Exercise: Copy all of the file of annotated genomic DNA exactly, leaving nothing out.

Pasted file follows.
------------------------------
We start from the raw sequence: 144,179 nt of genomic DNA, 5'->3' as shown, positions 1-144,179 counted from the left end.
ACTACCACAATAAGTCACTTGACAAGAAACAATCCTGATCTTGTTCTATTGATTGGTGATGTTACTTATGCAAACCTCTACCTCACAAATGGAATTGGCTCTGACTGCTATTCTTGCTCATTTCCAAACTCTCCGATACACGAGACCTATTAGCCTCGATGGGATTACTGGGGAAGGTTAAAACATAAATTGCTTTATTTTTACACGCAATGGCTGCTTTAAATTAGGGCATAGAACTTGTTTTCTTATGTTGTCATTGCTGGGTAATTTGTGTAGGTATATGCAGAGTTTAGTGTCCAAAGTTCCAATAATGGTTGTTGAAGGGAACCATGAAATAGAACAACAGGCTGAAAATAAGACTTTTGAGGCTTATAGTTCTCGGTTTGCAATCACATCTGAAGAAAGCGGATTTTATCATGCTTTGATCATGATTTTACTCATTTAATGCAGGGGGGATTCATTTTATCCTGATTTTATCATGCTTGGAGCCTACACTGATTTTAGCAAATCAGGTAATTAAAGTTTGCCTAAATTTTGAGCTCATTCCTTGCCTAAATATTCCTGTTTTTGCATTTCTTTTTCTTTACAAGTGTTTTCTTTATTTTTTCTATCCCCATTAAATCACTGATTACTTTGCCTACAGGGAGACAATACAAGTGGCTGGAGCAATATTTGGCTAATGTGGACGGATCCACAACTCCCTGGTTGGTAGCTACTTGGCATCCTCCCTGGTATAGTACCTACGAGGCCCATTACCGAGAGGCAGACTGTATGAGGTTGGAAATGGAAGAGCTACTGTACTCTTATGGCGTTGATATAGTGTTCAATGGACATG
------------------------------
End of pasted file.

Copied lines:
We start from the raw sequence: 144,179 nt of genomic DNA, 5'->3' as shown, positions 1-144,179 counted from the left end.
ACTACCACAATAAGTCACTTGACAAGAAACAATCCTGATCTTGTTCTATTGATTGGTGATGTTACTTATGCAAACCTCTACCTCACAAATGGAATTGGCTCTGACTGCTATTCTTGCTCATTTCCAAACTCTCCGATACACGAGACCTATTAGCCTCGATGGGATTACTGGGGAAGGTTAAAACATAAATTGCTTTATTTTTACACGCAATGGCTGCTTTAAATTAGGGCATAGAACTTGTTTTCTTATGTTGTCATTGCTGGGTAATTTGTGTAGGTATATGCAGAGTTTAGTGTCCAAAGTTCCAATAATGGTTGTTGAAGGGAACCATGAAATAGAACAACAGGCTGAAAATAAGACTTTTGAGGCTTATAGTTCTCGGTTTGCAATCACATCTGAAGAAAGCGGATTTTATCATGCTTTGATCATGATTTTACTCATTTAATGCAGGGGGGATTCATTTTATCCTGATTTTATCATGCTTGGAGCCTACACTGATTTTAGCAAATCAGGTAATTAAAGTTTGCCTAAATTTTGAGCTCATTCCTTGCCTAAATATTCCTGTTTTTGCATTTCTTTTTCTTTACAAGTGTTTTCTTTATTTTTTCTATCCCCATTAAATCACTGATTACTTTGCCTACAGGGAGACAATACAAGTGGCTGGAGCAATATTTGGCTAATGTGGACGGATCCACAACTCCCTGGTTGGTAGCTACTTGGCATCCTCCCTGGTATAGTACCTACGAGGCCCATTACCGAGAGGCAGACTGTATGAGGTTGGAAATGGAAGAGCTACTGTACTCTTATGGCGTTGATATAGTGTTCAATGGACATG